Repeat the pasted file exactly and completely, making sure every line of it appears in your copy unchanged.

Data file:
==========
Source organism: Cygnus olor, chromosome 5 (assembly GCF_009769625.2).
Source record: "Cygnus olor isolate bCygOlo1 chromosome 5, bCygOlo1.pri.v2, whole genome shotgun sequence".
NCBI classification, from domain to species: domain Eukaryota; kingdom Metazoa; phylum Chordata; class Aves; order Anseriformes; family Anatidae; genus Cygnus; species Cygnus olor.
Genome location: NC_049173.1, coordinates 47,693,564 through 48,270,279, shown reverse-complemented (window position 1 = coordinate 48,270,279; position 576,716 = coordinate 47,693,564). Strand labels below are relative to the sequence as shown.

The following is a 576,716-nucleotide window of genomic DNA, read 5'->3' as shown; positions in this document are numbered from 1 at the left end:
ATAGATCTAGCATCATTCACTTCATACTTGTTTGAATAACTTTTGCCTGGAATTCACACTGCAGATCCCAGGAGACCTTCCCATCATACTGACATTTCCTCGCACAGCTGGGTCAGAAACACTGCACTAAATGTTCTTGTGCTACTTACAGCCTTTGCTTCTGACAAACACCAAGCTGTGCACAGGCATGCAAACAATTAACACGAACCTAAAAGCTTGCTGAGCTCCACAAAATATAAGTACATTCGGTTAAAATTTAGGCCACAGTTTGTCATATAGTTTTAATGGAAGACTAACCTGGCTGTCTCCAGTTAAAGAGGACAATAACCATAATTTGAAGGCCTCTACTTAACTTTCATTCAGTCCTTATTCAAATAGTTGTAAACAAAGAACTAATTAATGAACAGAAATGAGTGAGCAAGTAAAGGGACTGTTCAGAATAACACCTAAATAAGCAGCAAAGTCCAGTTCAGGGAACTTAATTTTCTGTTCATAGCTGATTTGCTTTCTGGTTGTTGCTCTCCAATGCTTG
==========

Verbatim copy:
Source organism: Cygnus olor, chromosome 5 (assembly GCF_009769625.2).
Source record: "Cygnus olor isolate bCygOlo1 chromosome 5, bCygOlo1.pri.v2, whole genome shotgun sequence".
NCBI classification, from domain to species: domain Eukaryota; kingdom Metazoa; phylum Chordata; class Aves; order Anseriformes; family Anatidae; genus Cygnus; species Cygnus olor.
Genome location: NC_049173.1, coordinates 47,693,564 through 48,270,279, shown reverse-complemented (window position 1 = coordinate 48,270,279; position 576,716 = coordinate 47,693,564). Strand labels below are relative to the sequence as shown.

The following is a 576,716-nucleotide window of genomic DNA, read 5'->3' as shown; positions in this document are numbered from 1 at the left end:
ATAGATCTAGCATCATTCACTTCATACTTGTTTGAATAACTTTTGCCTGGAATTCACACTGCAGATCCCAGGAGACCTTCCCATCATACTGACATTTCCTCGCACAGCTGGGTCAGAAACACTGCACTAAATGTTCTTGTGCTACTTACAGCCTTTGCTTCTGACAAACACCAAGCTGTGCACAGGCATGCAAACAATTAACACGAACCTAAAAGCTTGCTGAGCTCCACAAAATATAAGTACATTCGGTTAAAATTTAGGCCACAGTTTGTCATATAGTTTTAATGGAAGACTAACCTGGCTGTCTCCAGTTAAAGAGGACAATAACCATAATTTGAAGGCCTCTACTTAACTTTCATTCAGTCCTTATTCAAATAGTTGTAAACAAAGAACTAATTAATGAACAGAAATGAGTGAGCAAGTAAAGGGACTGTTCAGAATAACACCTAAATAAGCAGCAAAGTCCAGTTCAGGGAACTTAATTTTCTGTTCATAGCTGATTTGCTTTCTGGTTGTTGCTCTCCAATGCTTG